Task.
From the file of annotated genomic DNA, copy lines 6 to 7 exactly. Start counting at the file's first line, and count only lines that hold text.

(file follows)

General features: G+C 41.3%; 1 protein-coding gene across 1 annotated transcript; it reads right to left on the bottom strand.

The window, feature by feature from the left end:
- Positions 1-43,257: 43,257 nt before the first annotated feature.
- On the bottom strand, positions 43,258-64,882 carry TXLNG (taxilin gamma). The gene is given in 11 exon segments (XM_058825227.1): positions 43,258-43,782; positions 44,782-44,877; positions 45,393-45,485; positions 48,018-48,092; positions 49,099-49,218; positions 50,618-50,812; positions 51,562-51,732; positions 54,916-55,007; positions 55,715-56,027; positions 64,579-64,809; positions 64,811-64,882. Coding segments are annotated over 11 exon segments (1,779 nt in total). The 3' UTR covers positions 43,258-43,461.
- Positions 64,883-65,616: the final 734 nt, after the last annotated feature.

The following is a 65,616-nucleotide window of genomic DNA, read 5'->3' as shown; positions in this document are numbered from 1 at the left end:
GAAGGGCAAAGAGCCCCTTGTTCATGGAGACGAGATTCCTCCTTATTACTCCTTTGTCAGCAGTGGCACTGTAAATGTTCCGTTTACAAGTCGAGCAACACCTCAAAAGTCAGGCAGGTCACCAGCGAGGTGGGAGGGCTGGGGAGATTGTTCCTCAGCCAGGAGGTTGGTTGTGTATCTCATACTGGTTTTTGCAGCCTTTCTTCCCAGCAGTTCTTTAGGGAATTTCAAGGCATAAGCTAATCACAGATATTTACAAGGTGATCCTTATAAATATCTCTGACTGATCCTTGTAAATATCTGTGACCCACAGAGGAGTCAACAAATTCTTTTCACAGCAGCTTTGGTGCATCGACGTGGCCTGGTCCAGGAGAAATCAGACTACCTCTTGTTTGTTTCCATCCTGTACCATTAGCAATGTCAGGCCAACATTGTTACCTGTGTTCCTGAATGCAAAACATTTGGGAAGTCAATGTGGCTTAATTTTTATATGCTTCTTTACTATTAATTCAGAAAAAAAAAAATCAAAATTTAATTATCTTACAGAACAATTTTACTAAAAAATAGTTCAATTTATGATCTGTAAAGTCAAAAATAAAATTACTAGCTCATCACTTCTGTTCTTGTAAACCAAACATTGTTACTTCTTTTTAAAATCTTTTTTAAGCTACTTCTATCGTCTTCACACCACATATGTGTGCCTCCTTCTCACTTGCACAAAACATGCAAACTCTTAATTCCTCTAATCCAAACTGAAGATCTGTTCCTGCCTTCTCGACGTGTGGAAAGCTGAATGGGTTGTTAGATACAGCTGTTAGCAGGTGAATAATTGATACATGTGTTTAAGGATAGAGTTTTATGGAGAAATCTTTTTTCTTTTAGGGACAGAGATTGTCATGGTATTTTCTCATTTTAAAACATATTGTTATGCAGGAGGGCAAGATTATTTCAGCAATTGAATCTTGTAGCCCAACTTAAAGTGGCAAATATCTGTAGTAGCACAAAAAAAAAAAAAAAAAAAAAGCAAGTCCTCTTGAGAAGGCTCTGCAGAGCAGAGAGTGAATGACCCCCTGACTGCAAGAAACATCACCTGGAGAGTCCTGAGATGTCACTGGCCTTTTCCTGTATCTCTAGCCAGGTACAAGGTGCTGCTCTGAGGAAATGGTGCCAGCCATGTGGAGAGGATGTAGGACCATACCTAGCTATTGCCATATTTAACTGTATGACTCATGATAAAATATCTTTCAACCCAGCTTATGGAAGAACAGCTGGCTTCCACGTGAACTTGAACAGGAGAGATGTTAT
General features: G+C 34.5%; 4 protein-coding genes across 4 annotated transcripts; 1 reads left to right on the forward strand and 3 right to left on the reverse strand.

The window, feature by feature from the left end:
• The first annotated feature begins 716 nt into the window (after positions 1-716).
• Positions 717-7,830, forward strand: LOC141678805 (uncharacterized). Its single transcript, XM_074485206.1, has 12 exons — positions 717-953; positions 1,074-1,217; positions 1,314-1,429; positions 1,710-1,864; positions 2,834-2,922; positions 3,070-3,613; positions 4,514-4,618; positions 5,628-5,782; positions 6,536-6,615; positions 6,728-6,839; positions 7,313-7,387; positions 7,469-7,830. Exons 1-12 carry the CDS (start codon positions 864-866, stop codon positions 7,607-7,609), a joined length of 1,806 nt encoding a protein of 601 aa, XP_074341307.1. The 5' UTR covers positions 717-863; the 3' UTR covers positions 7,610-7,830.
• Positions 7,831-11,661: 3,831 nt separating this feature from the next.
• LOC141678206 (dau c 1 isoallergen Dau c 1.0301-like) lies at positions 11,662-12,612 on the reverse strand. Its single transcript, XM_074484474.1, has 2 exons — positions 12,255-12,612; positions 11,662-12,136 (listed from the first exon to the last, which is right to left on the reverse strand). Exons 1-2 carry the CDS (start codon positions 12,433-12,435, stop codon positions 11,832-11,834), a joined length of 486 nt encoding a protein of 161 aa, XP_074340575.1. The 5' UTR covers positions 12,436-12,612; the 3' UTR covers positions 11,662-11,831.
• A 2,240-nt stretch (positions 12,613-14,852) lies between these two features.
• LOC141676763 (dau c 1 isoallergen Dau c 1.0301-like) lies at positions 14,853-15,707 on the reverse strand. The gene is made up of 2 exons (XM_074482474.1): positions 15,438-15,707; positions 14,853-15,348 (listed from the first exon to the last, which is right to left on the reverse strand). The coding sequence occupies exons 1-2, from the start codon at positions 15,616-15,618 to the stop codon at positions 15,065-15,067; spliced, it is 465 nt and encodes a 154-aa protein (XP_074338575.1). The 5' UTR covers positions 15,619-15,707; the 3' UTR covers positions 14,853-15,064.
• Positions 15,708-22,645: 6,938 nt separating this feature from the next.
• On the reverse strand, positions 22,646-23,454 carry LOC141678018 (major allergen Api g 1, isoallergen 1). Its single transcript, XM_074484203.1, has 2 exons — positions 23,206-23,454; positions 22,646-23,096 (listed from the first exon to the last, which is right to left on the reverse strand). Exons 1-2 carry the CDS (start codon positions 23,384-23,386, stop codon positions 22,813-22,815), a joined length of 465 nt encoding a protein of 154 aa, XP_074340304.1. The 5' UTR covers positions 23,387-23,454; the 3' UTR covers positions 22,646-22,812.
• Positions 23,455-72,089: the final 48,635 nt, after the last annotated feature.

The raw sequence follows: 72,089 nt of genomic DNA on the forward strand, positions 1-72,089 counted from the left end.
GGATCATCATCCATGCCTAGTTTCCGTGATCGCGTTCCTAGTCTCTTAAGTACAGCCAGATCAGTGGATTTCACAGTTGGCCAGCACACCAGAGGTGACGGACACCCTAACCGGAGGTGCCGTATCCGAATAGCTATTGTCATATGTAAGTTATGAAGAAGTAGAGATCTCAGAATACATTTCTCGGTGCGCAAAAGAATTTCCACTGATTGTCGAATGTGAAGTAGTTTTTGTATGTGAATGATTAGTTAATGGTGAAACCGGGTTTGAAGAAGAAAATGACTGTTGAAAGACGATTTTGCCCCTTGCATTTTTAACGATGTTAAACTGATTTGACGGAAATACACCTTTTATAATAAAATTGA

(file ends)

The following is a 65,616-nucleotide window of genomic DNA, read 5'->3' as shown; positions in this document are numbered from 1 at the left end:
GAAGGGCAAAGAGCCCCTTGTTCATGGAGACGAGATTCCTCCTTATTACTCCTTTGTCAGCAGTGGCACTGTAAATGTTCCGTTTACAAGTCGAGCAACACCTCAAAAGTCAGGCAGGTCACCAGCGAGGTGGGAGGGCTGGGGAGATTGTTCCTCAGCCAGGAGGTTGGTTGTGTATCTCATACTGGTTTTTGCAGCCTTTCTTCCCAGCAGTTCTTTAGGGAATTTCAAGGCATAAGCTAATCACAGATATTTACAAGGTGATCCTTATAAATATCTCTGACTGATCCTTGTAAATATCTGTGACCCACAGAGGAGTCAACAAATTCTTTTCACAGCAGCTTTGGTGCATCGACGTGGCCTGGTCCAGGAGAAATCAGACTACCTCTTGTTTGTTTCCATCCTGTACCATTAGCAATGTCAGGCCAACATTGTTACCTGTGTTCCTGAATGCAAAACATTTGGGAAGTCAATGTGGCTTAATTTTTATATGCTTCTTTACTATTAATTCAGAAAAAAAAAAATCAAAATTTAATTATCTTACAGAACAATTTTACTAAAAAATAGTTCAATTTATGATCTGTAAAGTCAAAAATAAAATTACTAGCTCATCACTTCTGTTCTTGTAAACCAAACATTGTTACTTCTTTTTAAAATCTTTTTTAAGCTACTTCTATCGTCTTCACACCACATATGTGTGCCTCCTTCTCACTTGCACAAAACATGCAAACTCTTAATTCCTCTAATCCAAACTGAAGATCTGTTCCTGCCTTCTCGACGTGTGGAAAGCTGAATGGGTTGTTAGATACAGCTGTTAGCAGGTGAATAATTGATACATGTGTTTAAGGATAGAGTTTTATGGAGAAATCTTTTTTCTTTTAGGGACAGAGATTGTCATGGTATTTTCTCATTTTAAAACATATTGTTATGCAGGAGGGCAAGATTATTTCAGCAATTGAATCTTGTAGCCCAACTTAAAGTGGCAAATATCTGTAGTAGCACAAAAAAAAAAAAAAAAAAAAAGCAAGTCCTCTTGAGAAGGCTCTGCAGAGCAGAGAGTGAATGACCCCCTGACTGCAAGAAACATCACCTGGAGAGTCCTGAGATGTCACTGGCCTTTTCCTGTATCTCTAGCCAGGTACAAGGTGCTGCTCTGAGGAAATGGTGCCAGCCATGTGGAGAGGATGTAGGACCATACCTAGCTATTGCCATATTTAACTGTATGACTCATGATAAAATATCTTTCAACCCAGCTTATGGAAGAACAGCTGGCTTCCACGTGAACTTGAACAGGAGAGATGTTAT